published Tuesday, June 3rd, 2014

Chattanooga crowd urges neurosurgeon, author Ben Carson to run for president

Pediatric neurologist Dr. Ben Carson, professor at Johns Hopkins School of Medicine in Baltimore, lectures to medical residents and professionals at Erlanger hospital in 2009.
Pediatric neurologist Dr. Ben Carson, professor at Johns Hopkins School of Medicine in Baltimore, lectures to medical residents and professionals at Erlanger hospital in 2009.
Photo by Staff File Photo /Chattanooga Times Free Press.

Dozens of people standing outside Books A Million chanted “Run Ben Run,” as famed surgeon and New York Times best-selling author Dr. Ben Carson exited his black and gold One Nation tour bus.

Hundreds more people waited inside for the potential presidential candidate’s stop in Chattanooga on Monday.

“We need someone with a vision. No more politicians,” yelled a passionate Patricia Lang, of Cleveland, Tenn.

Carson came for a book signing for his best selling book “One Nation: What We Can All Do to Save America’s Future.” But Finley Knowles and Janis Smith organized attendees into a Ben Carson for president cheering section. They also got hundreds of people to sign a petition requesting that he put his name on the 2016 U.S. presidential ballot.

“The goal is for Ben Carson to realize that the American people are behind him and that he will run for president,” said Smith, a co-leader in the local Run Ben Run campaign.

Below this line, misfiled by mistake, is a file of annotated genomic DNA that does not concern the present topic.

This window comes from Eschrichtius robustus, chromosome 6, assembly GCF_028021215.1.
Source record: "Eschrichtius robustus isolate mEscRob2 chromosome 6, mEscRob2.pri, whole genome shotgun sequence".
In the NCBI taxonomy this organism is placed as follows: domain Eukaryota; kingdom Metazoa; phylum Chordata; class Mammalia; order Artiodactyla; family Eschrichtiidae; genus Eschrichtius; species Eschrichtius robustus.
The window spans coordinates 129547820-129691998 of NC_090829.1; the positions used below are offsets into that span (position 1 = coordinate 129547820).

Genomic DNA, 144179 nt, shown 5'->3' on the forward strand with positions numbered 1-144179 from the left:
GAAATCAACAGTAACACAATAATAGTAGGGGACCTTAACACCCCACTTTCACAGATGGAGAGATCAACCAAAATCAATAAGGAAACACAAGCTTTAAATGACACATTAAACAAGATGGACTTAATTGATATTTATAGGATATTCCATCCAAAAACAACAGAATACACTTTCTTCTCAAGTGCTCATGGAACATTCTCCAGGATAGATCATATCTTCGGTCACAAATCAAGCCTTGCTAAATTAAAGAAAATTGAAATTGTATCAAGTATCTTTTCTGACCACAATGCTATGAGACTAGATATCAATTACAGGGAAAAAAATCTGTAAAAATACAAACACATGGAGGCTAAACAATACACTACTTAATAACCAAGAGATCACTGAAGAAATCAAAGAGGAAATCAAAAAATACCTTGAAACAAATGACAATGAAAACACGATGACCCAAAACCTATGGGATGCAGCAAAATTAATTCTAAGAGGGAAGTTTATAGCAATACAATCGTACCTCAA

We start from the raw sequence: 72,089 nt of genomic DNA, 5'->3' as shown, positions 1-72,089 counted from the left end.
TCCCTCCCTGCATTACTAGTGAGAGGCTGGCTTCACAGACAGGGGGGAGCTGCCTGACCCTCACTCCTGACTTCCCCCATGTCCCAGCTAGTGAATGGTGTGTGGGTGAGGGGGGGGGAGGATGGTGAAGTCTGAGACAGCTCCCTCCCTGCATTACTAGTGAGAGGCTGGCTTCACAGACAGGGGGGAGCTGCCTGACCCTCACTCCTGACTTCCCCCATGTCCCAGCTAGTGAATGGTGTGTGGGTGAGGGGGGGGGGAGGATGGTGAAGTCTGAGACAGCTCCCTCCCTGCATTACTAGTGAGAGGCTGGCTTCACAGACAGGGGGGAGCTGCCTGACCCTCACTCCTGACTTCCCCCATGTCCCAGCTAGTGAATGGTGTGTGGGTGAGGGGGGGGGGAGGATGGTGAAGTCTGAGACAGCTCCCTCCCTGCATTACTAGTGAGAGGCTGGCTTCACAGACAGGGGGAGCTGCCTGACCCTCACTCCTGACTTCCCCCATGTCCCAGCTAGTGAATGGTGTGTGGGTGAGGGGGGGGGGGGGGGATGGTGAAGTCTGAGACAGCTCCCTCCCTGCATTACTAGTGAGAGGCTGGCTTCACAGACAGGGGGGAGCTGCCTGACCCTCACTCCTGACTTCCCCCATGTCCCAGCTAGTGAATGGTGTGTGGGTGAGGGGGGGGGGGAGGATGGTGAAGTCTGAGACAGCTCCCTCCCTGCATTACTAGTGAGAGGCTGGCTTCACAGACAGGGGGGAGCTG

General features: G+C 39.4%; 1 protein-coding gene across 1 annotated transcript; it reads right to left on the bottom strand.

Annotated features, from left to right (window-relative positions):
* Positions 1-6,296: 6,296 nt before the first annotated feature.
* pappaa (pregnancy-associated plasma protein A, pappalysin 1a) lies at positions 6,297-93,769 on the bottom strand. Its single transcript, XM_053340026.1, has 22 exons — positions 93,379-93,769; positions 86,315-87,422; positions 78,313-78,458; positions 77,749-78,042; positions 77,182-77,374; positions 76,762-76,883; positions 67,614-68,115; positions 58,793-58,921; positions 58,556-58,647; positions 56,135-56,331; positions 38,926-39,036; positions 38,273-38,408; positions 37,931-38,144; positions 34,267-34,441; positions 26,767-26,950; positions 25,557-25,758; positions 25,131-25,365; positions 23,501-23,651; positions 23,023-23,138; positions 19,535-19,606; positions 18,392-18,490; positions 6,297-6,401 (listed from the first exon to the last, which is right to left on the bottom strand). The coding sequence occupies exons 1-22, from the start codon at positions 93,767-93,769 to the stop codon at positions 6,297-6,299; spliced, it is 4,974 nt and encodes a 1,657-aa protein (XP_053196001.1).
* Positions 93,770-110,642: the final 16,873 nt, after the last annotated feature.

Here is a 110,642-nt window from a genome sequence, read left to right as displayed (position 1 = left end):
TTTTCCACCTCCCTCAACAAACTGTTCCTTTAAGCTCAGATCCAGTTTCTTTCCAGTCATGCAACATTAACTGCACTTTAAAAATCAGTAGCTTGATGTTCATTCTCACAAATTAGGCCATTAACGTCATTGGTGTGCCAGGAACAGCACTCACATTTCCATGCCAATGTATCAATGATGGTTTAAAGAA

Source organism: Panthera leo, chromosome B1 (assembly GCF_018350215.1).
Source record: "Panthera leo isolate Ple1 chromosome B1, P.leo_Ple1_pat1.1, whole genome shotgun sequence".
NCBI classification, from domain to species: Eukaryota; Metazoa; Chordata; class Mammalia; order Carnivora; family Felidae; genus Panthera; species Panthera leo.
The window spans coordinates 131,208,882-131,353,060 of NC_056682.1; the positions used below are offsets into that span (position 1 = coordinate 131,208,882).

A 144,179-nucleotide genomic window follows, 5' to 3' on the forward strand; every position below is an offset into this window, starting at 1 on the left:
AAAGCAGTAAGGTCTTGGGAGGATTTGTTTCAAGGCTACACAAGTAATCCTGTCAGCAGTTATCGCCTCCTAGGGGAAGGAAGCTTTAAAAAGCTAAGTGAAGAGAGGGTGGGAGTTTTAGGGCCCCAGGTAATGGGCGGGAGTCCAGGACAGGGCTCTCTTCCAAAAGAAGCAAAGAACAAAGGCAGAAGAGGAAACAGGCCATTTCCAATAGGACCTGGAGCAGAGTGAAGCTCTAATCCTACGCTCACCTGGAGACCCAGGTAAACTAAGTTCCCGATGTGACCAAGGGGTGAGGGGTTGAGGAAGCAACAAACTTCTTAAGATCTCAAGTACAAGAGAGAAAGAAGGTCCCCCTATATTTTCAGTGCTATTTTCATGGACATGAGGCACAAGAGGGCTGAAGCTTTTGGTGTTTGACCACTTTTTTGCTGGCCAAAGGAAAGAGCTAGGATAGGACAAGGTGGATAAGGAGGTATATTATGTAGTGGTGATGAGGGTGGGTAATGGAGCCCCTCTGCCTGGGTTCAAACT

The National Draft Ben Carson for President Committee has organized petition rallies in every state to show support for Carson becoming a candidate, said Knowles.

Carson is a columnist and retired neurosurgeon.

Carson left unanswered the question of whether will run.

“I just want the American people to recognize we are not each other’s enemy,” he said.

“What I’d like America to look like is a large group of people who know how to respect each other and who are willing to work hard and understand what independence is,” he said. “I want it to be a can do nation rather than a what can you do for me nation.

He said he titled his book “One Nation” to emphasize that.

But his wife, Candy Carson, who also attended the event said her husband has no intention of running.

“He’s more about trying to wake people up that we are about to go off a fiscal cliff,” she said.

“It is crucial that we do something about the elephant in the room. We’ve got this humongous debt. If we don’t do something to stop this spending, there will be nothing left for our children,” said his wife.

Contact staff writer Yolanda Putman at yputman@timesfreepress.com.

about Yolanda Putman...

Yolanda Putman has been a reporter at the Times Free Press for 11 years. She covers housing and previously covered education and crime. Yolanda is a Chattanooga native who has a master’s degree in communication from the University of Tennessee and a bachelor’s degree in journalism from Alabama State University. She previously worked at the Lima (Ohio) News. She enjoys running, reading and writing and is the mother of one son, Tyreese. She has also ...

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